Calculating Roth IRA Funds and Annual Income
This calculator can be used to estimate the funds in a Roth IRA at retirement and the potential annual income generated by those funds. The calculator only needs six inputs, including:
- The user’s current age, or the age when funding the Roth IRA will begin
- The user’s desired retirement age; this is also the age when funding the Roth IRA stops
- Life expectancy of the user, which is used to calculate the number of years the annual income is needed, and the funds depleted
- The current amount of funds in a Roth IRA account, if any
- The annual contribution being made to the Roth IRA
- The expected annual rate of return realized on the funds in the Roth IRA
The calculator then provides the user with two outputs:
- The balance of funds in the Roth IRA account when the retirement age is reached, and new funding is no longer supplied
- The amount of annual income generated by the funds until the life expectancy age is reach. At this point there will be no more money in the Roth IRA fund
The advantages of a Roth IRA
In the United States, there are two types of Individual Retirement Arrangements (IRAs). The traditional IRA, which is a tax-advantaged retirement savings plan where the contributions to the account can be tax deductible. Contributions to a Roth IRA are not tax deductible, but qualified distributions can be tax free. This is the biggest advantage of a Roth IRA versus a traditional IRA. While there are a number of exceptions, a qualified distribution is (generally) one taken after age 59 1/2.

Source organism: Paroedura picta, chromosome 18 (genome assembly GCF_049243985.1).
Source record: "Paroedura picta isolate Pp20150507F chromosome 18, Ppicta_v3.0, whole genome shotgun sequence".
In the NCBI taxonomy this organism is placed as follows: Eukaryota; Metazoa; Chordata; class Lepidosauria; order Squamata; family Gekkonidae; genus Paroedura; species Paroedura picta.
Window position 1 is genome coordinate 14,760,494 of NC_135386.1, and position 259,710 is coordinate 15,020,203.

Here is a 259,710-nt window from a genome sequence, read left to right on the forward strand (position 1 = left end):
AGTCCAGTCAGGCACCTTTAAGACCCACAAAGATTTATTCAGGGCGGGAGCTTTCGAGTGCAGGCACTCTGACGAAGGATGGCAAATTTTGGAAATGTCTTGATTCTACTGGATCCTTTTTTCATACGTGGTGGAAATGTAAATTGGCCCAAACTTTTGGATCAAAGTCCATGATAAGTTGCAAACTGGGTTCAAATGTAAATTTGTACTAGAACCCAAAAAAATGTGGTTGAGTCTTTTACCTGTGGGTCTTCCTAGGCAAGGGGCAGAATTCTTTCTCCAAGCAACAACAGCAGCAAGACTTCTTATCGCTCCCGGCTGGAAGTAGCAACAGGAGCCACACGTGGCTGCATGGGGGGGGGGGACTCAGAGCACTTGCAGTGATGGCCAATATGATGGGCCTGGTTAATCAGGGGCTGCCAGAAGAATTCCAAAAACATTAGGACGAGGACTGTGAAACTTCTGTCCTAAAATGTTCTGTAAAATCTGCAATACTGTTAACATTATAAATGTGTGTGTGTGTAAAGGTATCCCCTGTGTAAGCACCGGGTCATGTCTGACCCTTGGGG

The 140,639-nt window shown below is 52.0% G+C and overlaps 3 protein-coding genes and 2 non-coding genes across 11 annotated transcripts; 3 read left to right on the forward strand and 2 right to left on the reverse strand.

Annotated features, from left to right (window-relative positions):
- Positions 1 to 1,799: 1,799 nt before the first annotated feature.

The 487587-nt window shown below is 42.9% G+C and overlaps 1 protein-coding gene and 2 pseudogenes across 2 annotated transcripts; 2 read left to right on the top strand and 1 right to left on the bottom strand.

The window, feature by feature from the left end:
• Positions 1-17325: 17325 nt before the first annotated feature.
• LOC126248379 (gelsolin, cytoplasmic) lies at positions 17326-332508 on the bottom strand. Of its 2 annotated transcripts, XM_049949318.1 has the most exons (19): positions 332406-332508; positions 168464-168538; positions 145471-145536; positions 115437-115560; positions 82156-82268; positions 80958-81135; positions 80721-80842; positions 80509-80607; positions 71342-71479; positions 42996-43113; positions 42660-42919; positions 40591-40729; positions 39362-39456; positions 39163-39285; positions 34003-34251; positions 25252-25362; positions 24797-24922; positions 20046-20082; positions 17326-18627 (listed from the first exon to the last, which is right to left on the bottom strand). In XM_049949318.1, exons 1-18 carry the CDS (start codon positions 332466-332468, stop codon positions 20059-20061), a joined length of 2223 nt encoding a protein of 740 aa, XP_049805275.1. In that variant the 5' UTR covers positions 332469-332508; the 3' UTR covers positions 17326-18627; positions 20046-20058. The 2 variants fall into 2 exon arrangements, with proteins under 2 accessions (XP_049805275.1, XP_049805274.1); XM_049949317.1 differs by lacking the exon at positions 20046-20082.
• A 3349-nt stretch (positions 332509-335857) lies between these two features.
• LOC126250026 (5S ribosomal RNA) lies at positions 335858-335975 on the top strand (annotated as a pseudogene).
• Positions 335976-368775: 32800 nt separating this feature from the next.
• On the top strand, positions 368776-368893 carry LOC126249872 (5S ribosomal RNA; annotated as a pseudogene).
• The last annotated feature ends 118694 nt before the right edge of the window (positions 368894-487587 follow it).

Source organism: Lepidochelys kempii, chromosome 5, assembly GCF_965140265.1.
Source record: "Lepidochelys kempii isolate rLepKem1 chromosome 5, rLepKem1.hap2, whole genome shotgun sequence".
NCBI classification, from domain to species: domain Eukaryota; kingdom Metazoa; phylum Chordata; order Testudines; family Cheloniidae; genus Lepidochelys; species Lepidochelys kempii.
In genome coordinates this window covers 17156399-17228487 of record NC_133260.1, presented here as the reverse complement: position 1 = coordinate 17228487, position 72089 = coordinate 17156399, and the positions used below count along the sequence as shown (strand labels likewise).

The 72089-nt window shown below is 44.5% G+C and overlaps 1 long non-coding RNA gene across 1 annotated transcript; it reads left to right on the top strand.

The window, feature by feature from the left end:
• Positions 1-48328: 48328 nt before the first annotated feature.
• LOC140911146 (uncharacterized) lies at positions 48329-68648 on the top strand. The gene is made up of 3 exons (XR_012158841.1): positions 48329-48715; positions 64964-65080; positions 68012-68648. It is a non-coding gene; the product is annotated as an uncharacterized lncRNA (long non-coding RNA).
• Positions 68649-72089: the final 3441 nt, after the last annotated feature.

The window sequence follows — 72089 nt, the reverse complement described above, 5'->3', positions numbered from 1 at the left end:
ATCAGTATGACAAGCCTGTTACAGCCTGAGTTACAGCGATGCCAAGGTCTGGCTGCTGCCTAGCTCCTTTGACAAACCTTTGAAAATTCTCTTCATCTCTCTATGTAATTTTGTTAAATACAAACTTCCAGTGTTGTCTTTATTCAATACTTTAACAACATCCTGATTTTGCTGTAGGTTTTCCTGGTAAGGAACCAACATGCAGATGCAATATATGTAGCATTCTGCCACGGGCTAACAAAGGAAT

Using our Roth IRA funds and annual income calculator
The first set of variables used by the calculator deal with age. One of the first sub-calculations has to do with the length of time contributions will be made to the account, which is found by subtracting the Retirement Age from the Current Age. The Life Expectancy variable is used to figure out how many years of annual income needs to be generated. For example, if the Retirement Age is 65 and the Life Expectancy is 85, then the Roth IRA funds need to provide 85 minus 65, or 20 years of annual income.
The next set of variables supply the data needed to determine how large the Roth IRA funds will grow. One of the age sub-calculations tells us how many years of contributions will occur. The Annual Contribution tells us how large each contribution will be each year. The Current Roth IRA Funds value is needed in case the user has already been contributing to their account. Finally, to calculate the fund’s growth over time, we need an estimate of the Rate of Return on Funds.
Interpreting the calculator’s results
The calculator provides two estimates, both of which are sensitive to the Rate of Return on Funds value. Since we know the annual contribution, number of years over which the contributions occur, the funds already in the account, and the annual rate of return on the funds in the account, the future value of the account can be found. Once that value is calculated, we can use the number of years over which the funds will be distributed, along with the rate of return on the remaining funds in the account, to determine how much money can be withdrawn from the account each year. It is important to note the terminal value of the Roth IRA fund is zero, meaning once the last withdrawal is made at the life expectancy age, there are no more funds in the account.